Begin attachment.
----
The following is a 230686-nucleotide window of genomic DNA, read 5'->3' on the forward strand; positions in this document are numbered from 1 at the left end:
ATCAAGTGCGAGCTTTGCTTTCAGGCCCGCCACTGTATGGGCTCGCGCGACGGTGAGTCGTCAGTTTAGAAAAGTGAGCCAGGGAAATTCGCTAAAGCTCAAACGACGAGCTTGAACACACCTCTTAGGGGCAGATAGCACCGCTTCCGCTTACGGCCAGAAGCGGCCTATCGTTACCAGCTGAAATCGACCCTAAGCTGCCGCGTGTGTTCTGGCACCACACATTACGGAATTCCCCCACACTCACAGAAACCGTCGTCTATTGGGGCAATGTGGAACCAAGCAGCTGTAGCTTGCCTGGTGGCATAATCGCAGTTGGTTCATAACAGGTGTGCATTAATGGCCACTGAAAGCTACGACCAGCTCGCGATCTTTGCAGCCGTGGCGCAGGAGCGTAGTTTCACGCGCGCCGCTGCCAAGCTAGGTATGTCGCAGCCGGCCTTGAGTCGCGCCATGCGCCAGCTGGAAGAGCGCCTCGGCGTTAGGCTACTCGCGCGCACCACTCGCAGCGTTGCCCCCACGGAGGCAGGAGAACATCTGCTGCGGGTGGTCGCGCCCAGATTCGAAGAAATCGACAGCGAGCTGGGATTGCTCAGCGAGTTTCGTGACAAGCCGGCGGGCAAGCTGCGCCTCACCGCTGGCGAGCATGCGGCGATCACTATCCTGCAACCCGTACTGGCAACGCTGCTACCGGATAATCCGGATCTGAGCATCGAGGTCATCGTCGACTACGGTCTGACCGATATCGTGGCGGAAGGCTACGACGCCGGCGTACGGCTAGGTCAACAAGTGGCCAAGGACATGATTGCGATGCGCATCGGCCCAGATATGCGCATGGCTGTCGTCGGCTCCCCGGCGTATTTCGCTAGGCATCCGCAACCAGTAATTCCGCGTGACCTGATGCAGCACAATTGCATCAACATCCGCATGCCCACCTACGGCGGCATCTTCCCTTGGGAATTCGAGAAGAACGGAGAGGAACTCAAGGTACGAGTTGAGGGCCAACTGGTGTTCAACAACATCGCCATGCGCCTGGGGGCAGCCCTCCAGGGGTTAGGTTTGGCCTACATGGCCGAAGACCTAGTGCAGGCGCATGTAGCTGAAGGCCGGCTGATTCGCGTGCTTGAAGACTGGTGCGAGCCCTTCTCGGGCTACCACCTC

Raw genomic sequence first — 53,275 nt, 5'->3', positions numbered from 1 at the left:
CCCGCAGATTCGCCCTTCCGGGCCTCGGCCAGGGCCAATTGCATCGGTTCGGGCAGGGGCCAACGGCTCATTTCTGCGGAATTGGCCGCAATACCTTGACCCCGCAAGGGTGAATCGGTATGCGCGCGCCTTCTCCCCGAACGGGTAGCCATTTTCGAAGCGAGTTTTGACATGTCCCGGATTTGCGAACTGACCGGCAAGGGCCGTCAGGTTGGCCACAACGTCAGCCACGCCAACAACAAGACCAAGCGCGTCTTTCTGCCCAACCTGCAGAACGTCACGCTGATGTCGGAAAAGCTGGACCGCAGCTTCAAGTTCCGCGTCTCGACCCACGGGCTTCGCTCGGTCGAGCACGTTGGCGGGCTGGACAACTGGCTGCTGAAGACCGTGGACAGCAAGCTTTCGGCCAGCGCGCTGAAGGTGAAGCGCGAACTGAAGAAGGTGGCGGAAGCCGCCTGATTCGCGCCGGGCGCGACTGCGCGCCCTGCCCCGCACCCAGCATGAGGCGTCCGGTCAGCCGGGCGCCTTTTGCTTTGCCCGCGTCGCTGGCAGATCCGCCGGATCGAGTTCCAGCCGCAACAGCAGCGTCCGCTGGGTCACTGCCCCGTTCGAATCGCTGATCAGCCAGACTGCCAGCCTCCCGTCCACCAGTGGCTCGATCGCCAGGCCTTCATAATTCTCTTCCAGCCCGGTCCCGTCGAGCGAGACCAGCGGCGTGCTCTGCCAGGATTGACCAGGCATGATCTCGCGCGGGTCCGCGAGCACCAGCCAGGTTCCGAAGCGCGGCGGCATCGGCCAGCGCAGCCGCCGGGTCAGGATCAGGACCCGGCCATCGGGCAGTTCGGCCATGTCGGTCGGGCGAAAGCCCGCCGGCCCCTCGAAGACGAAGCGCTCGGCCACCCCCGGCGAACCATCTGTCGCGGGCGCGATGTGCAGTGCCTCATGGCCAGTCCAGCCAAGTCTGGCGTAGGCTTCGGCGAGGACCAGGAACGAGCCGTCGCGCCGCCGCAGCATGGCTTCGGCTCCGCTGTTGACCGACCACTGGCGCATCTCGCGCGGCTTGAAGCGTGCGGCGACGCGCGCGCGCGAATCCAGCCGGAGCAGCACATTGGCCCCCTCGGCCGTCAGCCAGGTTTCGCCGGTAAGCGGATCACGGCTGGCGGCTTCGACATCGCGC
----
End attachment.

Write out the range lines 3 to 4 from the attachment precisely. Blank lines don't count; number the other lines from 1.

Raw genomic sequence first — 53,275 nt, 5'->3', positions numbered from 1 at the left:
CCCGCAGATTCGCCCTTCCGGGCCTCGGCCAGGGCCAATTGCATCGGTTCGGGCAGGGGCCAACGGCTCATTTCTGCGGAATTGGCCGCAATACCTTGACCCCGCAAGGGTGAATCGGTATGCGCGCGCCTTCTCCCCGAACGGGTAGCCATTTTCGAAGCGAGTTTTGACATGTCCCGGATTTGCGAACTGACCGGCAAGGGCCGTCAGGTTGGCCACAACGTCAGCCACGCCAACAACAAGACCAAGCGCGTCTTTCTGCCCAACCTGCAGAACGTCACGCTGATGTCGGAAAAGCTGGACCGCAGCTTCAAGTTCCGCGTCTCGACCCACGGGCTTCGCTCGGTCGAGCACGTTGGCGGGCTGGACAACTGGCTGCTGAAGACCGTGGACAGCAAGCTTTCGGCCAGCGCGCTGAAGGTGAAGCGCGAACTGAAGAAGGTGGCGGAAGCCGCCTGATTCGCGCCGGGCGCGACTGCGCGCCCTGCCCCGCACCCAGCATGAGGCGTCCGGTCAGCCGGGCGCCTTTTGCTTTGCCCGCGTCGCTGGCAGATCCGCCGGATCGAGTTCCAGCCGCAACAGCAGCGTCCGCTGGGTCACTGCCCCGTTCGAATCGCTGATCAGCCAGACTGCCAGCCTCCCGTCCACCAGTGGCTCGATCGCCAGGCCTTCATAATTCTCTTCCAGCCCGGTCCCGTCGAGCGAGACCAGCGGCGTGCTCTGCCAGGATTGACCAGGCATGATCTCGCGCGGGTCCGCGAGCACCAGCCAGGTTCCGAAGCGCGGCGGCATCGGCCAGCGCAGCCGCCGGGTCAGGATCAGGACCCGGCCATCGGGCAGTTCGGCCATGTCGGTCGGGCGAAAGCCCGCCGGCCCCTCGAAGACGAAGCGCTCGGCCACCCCCGGCGAACCATCTGTCGCGGGCGCGATGTGCAGTGCCTCATGGCCAGTCCAGCCAAGTCTGGCGTAGGCTTCGGCGAGGACCAGGAACGAGCCGTCGCGCCGCCGCAGCATGGCTTCGGCTCCGCTGTTGACCGACCACTGGCGCATCTCGCGCGGCTTGAAGCGTGCGGCGACGCGCGCGCGCGAATCCAGCCGGAGCAGCACATTGGCCCCCTCGGCCGTCAGCCAGGTTTCGCCGGTAAGCGGATCACGGCTGGCGGCTTCGACATCGCGC